Everything Lovely Is in Him

In 1740 Edwards preached a sermon devoted exclusively to the children in the congregation, those up to age 14. He simplified his language but it is the same theologically rich vision of the loveliness of God. The bulk of the sermon lists reasons why children should love Jesus. Here is the first. There is no love so great and so wonderful as that which is in the heart of Christ. He is one that delights in mercy; he is ready to pity those that are in suffering and sorrowful circumstances; one that delights in the happiness of his creatures. The love and grace that Christ has manifested does as much exceed all that which is in this world as the sun is brighter than a candle. Parents are often full of kindness towards their children, but that is no kindness like Jesus Christ’s. . . . Everything that is lovely in God is in him, and everything that is or

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Christ + Something = Insult

You’ve gotta ask the right questions. “The Bible is a Book full of right answers — but only to the right questions.” Tony Reinke: The following excerpt is transcribed from handwritten sermon notes by John Piper from a message he preached at Perlacher Chapel in Munich, Germany on June 24, 1973. Before digging into Ephesians 1–2, he opened with these words: The plight of us finite, sinful human beings is seen not merely in the fact that we have so many unanswered questions, but also in the fact that we often don’t even know the right question to ask. The Bible is a Book full of right answers — but only to the right questions. I want to think together this morning about a question of Christian experience which, I think, is often asked in an unanswerable form, but for which there is a correct, and answerable form. But for the right question Paul offers an answer in his letter

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Identifying the Colossian Heresy

. Nicholas T. Batzig writes: One of the more difficult aspects of biblical interpretation is identifying the precise historical background of the book or letter being read. In the NT epistles there are almost always enough internal clues for the interpreter to come to a settled understanding of what error, if any, is being confronted. Of all the polemical letters (which would include almost every book in the NT. For a brief survey see this!) most of us would agree that Galatians is the far and away the most polemical and–in some ways–the most difficult to interpret; the letter to the Colossians, however, is certainly not far behind. In fact, the nature of the Colossian heresy–which the apostle sought so vigorously to refute with the Gospel–is perhaps the most difficult to identify. On first glance the internal evidence seems to show three errors that had infiltrated the fledgling church: (1) Philosophical speculation (Col. 2:2-4; 8), (2) Angel worship (2:18), and (3)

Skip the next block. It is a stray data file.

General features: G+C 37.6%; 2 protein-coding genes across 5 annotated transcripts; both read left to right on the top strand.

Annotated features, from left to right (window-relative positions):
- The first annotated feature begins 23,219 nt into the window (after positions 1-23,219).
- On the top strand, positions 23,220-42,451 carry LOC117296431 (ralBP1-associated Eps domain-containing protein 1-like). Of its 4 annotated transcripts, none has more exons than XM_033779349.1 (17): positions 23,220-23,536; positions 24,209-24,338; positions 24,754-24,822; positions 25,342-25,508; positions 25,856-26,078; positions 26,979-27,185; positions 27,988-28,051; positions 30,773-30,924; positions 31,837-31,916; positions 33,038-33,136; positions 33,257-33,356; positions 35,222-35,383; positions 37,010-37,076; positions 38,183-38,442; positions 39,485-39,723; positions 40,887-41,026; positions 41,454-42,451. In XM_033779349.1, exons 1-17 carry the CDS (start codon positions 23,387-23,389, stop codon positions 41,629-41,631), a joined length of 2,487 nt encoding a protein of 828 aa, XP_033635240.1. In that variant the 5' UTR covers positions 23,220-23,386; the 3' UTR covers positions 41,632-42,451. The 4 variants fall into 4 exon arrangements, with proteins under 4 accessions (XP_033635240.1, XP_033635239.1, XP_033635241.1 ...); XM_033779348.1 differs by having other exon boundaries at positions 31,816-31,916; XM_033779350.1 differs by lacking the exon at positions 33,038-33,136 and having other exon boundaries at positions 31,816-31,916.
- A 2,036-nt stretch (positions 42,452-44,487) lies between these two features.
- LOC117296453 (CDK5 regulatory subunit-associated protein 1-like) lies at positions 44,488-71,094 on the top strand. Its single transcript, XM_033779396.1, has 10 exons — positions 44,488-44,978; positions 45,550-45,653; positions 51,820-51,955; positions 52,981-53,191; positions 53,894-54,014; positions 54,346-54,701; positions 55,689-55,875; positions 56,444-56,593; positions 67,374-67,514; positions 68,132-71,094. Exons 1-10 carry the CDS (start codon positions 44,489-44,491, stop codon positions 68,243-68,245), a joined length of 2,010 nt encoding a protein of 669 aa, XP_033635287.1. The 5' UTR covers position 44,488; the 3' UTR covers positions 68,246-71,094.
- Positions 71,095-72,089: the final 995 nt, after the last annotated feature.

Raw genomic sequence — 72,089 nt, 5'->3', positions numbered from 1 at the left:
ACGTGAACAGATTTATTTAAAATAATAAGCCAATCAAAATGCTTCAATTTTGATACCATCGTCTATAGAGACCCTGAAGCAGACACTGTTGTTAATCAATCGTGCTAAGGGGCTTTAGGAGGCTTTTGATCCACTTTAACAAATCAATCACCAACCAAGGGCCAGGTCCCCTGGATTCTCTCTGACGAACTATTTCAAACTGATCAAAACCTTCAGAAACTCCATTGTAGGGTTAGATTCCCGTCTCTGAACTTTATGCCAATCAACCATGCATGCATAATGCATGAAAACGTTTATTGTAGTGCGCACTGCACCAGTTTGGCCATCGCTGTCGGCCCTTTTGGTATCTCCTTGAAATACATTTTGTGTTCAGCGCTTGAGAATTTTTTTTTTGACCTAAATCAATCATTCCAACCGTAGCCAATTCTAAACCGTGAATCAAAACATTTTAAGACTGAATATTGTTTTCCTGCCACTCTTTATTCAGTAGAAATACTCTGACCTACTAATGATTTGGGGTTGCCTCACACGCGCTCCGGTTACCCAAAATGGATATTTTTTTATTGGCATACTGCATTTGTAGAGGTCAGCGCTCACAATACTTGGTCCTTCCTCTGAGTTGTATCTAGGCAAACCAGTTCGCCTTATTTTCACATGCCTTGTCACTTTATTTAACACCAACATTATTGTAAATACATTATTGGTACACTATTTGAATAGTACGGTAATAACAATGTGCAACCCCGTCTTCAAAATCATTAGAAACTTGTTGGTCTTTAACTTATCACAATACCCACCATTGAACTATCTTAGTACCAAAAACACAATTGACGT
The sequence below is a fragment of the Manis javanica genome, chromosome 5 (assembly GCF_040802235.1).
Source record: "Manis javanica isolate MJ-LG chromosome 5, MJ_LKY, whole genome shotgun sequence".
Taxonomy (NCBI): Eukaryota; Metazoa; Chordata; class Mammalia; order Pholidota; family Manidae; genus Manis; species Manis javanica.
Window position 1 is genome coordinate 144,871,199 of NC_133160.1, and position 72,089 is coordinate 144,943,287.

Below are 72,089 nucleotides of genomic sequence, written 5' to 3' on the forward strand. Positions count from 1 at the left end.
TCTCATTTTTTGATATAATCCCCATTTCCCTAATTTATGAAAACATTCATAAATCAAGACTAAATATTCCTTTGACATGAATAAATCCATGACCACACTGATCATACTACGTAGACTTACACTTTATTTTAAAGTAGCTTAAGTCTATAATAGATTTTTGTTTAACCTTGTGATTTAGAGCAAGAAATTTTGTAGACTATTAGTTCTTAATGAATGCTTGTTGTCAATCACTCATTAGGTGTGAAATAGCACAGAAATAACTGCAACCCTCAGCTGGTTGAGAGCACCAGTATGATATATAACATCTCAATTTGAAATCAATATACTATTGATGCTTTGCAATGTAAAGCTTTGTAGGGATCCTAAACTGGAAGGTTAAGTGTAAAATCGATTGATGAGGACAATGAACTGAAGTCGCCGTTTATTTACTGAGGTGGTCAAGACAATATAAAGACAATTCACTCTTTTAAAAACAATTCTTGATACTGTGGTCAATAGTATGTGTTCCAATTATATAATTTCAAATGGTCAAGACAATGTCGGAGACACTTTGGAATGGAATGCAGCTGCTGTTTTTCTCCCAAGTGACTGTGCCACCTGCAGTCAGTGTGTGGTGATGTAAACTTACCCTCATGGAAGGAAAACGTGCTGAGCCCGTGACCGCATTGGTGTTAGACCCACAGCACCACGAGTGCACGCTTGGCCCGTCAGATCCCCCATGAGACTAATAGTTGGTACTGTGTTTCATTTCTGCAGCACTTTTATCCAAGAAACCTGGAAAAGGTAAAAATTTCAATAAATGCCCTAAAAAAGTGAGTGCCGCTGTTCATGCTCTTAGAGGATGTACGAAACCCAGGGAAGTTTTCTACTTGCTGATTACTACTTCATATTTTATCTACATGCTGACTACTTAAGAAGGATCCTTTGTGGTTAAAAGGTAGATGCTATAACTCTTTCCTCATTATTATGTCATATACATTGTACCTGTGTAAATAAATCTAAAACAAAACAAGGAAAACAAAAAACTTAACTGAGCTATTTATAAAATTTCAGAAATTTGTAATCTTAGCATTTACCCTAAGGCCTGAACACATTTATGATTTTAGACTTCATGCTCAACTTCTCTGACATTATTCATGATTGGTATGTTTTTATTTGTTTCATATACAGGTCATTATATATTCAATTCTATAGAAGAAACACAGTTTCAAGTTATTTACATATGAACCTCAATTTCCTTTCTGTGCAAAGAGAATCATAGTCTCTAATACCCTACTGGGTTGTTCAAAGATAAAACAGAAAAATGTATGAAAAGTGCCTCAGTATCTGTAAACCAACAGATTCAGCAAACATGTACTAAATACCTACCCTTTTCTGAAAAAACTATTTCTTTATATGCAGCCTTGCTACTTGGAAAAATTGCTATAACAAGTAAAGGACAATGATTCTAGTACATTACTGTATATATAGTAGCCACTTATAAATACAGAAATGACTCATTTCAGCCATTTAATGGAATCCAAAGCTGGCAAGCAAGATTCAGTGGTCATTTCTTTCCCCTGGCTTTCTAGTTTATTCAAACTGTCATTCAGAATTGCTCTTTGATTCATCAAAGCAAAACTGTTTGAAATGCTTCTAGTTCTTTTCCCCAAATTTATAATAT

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Our families belong not to us but to Christ

“I have now to ask whether you can consent to part with your daughter early next spring, to see her no more in this world; whether you can consent to her departure to a heathen land, and her subjection to the hardships and sufferings of a missionary life; whether you can consent to her exposure to the dangers of the ocean, to the fatal influence of the southern climate of India, to every kind of want and distress, to degradation, insult, persecution, and perhaps a violent death.  Can you consent to all this, for the sake of Him who left His heavenly home and died for her and for you, for the sake of perishing, immortal souls, for the sake of Zion and the glory of God?  Can you consent to all this, in hope of soon meeting your daughter in the world of glory, with a crown of righteousness brightened by the acclamations of praise which shall redound to

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Wash and be clean, drink and be refreshed

On that day a fountain will be opened … to cleanse them from sin and impurity.(Zechariah 13:1) “Jesus is a fountain containing all good, and flowing with streams of richest, choicest blessings. Nothing can be needed — but Jesus has it. Nothing can be desired that has a tendency to make us blessed — but Jesus has promised to bestow it. Here we may wash and be clean. Here we may drink and enjoy immortal health. Here we may live and find every needful good. This fountain flows in streams as clear as crystal, making glad the city of God. Why then should we live smarting under the wounds of sin, or groaning beneath its load? Behold, the living, the open fountain — wash and be clean, drink and be refreshed. Why should we complain of spiritual need, or groan in indigence and poverty? Let us go to Jesus. His immortal fullness contains all we can need, and he bids us

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